Long ago, Civil Servant “cash” pay was quite a bit less than Private Sector pay in comparable jobs. This justified a better pension & benefit package.

    Per the US Gov’t BLS, cash pay alone is now higher in the Public Sector than in the private sector. This justifies AT MOST comparable (but certainly NOT better) pensions & benefits.

    More valuable Public Sector pensions comes from multiple sources: (1) higher formula per year of service, (2) basing pensionable compensation on the final 1 year instead of 3 or 5 years of service, (3) including post retirement COLAs, (4) arbitrary end-of-career promotions or excessive raises to “spike” the pensionable compensation, (5) allowing the soon-to-be retired to load up on overtime includable in pensionable compensation, (6) including payouts of unused vacation, unused sick days, uniform, parking, and other miscellaneous “allowances” in pensionable compensation, etc.

    In MOST Corporate Pension Plans NONE of the above are included. Why? Because the cost would have to be paid for by the employer, and none of these being really justified, employers are not foolish enough to waste THEIR money this way.

    In the Public Sector ALL, of the above are generally included/allowed. Why? Our Politicians aren’t spending THEIR money, their spending YOUR money (via your taxes) while they curry favor for campaign contributions and election support.

    Sometimes, Corporate Sector Pension Plan sponsors realize that the plan is no longer affordable, so they reduce cost via formula reductions, increases in the retirement age, etc., for NEW employees and for FUTURE years of service for CURRENT (yes CURRENT) employees. This is ROUTINE in the Private Sector and is allowed by ERISA (the Federal Law that governs Private Sector Plans).

    Just as in the Private Sector, CURRENTLY EMPLOYED workers in the Public Sector have already “accrued” pension benefits for PAST service. To this will be added benefits for FUTURE years of service. However, in the Public Sector (and there are variations from State to State) the ability to reduce the pension formula for FUTURE years of service for CURRENT employees is “questionable”.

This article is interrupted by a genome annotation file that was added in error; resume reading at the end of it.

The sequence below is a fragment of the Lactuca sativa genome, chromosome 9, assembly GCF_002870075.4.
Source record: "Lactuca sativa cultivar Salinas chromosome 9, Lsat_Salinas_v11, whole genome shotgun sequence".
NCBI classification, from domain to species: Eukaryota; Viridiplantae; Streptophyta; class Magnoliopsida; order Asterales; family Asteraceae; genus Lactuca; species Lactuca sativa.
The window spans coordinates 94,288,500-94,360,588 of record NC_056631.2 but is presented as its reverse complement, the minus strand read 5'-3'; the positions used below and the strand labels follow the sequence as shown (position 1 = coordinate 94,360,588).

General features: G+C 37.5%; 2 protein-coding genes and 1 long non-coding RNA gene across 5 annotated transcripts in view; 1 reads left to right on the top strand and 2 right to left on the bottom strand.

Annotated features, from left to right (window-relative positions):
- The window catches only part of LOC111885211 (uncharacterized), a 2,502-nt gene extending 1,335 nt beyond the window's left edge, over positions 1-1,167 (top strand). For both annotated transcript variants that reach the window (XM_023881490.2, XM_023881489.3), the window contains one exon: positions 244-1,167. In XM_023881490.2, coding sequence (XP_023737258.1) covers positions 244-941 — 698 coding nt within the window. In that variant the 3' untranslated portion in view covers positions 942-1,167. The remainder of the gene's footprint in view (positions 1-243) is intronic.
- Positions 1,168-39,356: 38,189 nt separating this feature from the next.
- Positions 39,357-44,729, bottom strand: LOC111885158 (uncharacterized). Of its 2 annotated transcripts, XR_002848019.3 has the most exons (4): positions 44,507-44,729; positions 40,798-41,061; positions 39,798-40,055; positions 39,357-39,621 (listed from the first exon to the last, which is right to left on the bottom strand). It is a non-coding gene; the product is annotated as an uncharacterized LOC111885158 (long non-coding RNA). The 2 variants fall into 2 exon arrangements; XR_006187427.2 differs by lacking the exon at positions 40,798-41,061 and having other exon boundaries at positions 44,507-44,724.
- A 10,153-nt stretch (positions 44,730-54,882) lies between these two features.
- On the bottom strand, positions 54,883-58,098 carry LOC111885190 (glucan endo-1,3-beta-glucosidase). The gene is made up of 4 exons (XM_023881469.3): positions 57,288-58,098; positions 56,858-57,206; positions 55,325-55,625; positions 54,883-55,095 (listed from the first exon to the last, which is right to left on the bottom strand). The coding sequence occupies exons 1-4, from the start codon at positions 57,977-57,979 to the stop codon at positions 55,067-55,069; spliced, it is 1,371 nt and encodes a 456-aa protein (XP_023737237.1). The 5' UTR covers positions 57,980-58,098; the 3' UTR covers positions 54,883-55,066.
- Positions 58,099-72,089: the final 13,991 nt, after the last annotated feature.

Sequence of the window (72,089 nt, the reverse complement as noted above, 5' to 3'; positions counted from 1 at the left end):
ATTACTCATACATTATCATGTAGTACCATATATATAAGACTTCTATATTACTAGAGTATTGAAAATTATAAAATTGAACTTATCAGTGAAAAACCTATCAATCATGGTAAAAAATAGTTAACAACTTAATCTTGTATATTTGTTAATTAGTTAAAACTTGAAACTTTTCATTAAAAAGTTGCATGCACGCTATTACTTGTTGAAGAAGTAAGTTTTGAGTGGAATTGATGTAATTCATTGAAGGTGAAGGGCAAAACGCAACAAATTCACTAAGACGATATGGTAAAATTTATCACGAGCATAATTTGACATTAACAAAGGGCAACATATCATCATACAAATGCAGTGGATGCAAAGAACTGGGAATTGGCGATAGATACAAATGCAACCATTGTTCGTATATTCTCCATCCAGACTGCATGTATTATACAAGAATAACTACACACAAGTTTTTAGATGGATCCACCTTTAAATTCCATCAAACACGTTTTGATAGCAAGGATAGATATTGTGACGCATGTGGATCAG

Of course, the employees and their Unions say it cannot be reduced for anyone already employed (even for those very recently hired). There are many variations, e.g., NJ’s Office of Legislative Service said that cannot be changed only for current employees who already have 5 years of service. In some States, the rules that govern such potential Plan changes are in the State Constitution. In others, in Laws/Regs., and in others via Court Case law.

    One important consideration in examining the DIFFICULTY in reducing pension for (FUTURE years of service ONLY) for CURRENT employees is that the legislators, judges, and staff (such as in the NJ example above) that “opine” that such reductions are not allowed are THEMSELVES participants in these same pension Plans and would be negatively impacted by such formula reductions.

    Hence, they are hardly disinterested parties, but come with a built-in conflict of interest. These persons should not be making decisions that favor THEM (as beneficiaries of their own decisions) but add to the taxpayers’ burden.

    The financial situation across the country is getting more dire, and the ROOT CAUSE must be addressed. Stated another way, we must once and for all, address the STRUCTURAL imbalance between income and expenses.

    Way too much focus has been placed on the government entity’s neglect to “fully fund” the Plans. This is certainly true (to varying degrees across the nation). What is often given short-shrift is the “expense” side of the income statement. No one ever says …gee … funding a VERY generous pension plan is VERY expensive, and then moves to the logical next questions, that being, is it too expensive BECAUSE it is too generous and perhaps we such make it less generous.

    But what exactly is “too generous”? Well, given that “cash” pay in the Public Sector now exceeds that of the Private Sector in comparable jobs, maybe a Public Pension Plan that is more than MARGINALLY higher is too expensive.